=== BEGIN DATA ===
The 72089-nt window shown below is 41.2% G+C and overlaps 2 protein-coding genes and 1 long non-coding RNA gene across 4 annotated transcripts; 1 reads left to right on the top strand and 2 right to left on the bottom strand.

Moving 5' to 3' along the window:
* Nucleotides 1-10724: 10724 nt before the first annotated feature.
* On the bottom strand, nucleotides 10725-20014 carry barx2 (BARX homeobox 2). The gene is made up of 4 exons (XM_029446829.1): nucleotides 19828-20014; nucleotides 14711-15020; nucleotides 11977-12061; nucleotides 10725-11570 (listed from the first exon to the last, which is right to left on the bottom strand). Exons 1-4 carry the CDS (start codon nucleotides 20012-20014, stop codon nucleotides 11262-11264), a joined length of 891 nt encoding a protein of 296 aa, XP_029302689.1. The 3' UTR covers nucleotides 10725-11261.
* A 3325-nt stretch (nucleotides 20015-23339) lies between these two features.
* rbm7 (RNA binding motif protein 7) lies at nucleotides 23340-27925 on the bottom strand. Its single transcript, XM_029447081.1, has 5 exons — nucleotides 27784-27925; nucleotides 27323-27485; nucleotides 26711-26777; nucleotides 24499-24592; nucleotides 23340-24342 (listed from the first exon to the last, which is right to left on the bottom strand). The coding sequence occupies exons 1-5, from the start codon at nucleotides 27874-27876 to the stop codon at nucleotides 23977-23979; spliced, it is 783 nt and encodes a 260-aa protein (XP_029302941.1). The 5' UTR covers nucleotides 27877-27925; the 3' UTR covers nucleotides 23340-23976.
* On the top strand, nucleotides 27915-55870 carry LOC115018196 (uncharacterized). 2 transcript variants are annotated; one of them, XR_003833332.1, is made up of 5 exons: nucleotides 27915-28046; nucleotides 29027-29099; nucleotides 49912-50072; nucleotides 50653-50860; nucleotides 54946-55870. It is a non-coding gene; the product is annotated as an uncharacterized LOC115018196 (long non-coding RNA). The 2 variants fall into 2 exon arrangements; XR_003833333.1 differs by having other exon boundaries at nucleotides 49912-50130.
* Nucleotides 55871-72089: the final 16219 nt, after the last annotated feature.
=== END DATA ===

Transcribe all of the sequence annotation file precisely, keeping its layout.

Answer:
The 72089-nt window shown below is 41.2% G+C and overlaps 2 protein-coding genes and 1 long non-coding RNA gene across 4 annotated transcripts; 1 reads left to right on the top strand and 2 right to left on the bottom strand.

Moving 5' to 3' along the window:
* Nucleotides 1-10724: 10724 nt before the first annotated feature.
* On the bottom strand, nucleotides 10725-20014 carry barx2 (BARX homeobox 2). The gene is made up of 4 exons (XM_029446829.1): nucleotides 19828-20014; nucleotides 14711-15020; nucleotides 11977-12061; nucleotides 10725-11570 (listed from the first exon to the last, which is right to left on the bottom strand). Exons 1-4 carry the CDS (start codon nucleotides 20012-20014, stop codon nucleotides 11262-11264), a joined length of 891 nt encoding a protein of 296 aa, XP_029302689.1. The 3' UTR covers nucleotides 10725-11261.
* A 3325-nt stretch (nucleotides 20015-23339) lies between these two features.
* rbm7 (RNA binding motif protein 7) lies at nucleotides 23340-27925 on the bottom strand. Its single transcript, XM_029447081.1, has 5 exons — nucleotides 27784-27925; nucleotides 27323-27485; nucleotides 26711-26777; nucleotides 24499-24592; nucleotides 23340-24342 (listed from the first exon to the last, which is right to left on the bottom strand). The coding sequence occupies exons 1-5, from the start codon at nucleotides 27874-27876 to the stop codon at nucleotides 23977-23979; spliced, it is 783 nt and encodes a 260-aa protein (XP_029302941.1). The 5' UTR covers nucleotides 27877-27925; the 3' UTR covers nucleotides 23340-23976.
* On the top strand, nucleotides 27915-55870 carry LOC115018196 (uncharacterized). 2 transcript variants are annotated; one of them, XR_003833332.1, is made up of 5 exons: nucleotides 27915-28046; nucleotides 29027-29099; nucleotides 49912-50072; nucleotides 50653-50860; nucleotides 54946-55870. It is a non-coding gene; the product is annotated as an uncharacterized LOC115018196 (long non-coding RNA). The 2 variants fall into 2 exon arrangements; XR_003833333.1 differs by having other exon boundaries at nucleotides 49912-50130.
* Nucleotides 55871-72089: the final 16219 nt, after the last annotated feature.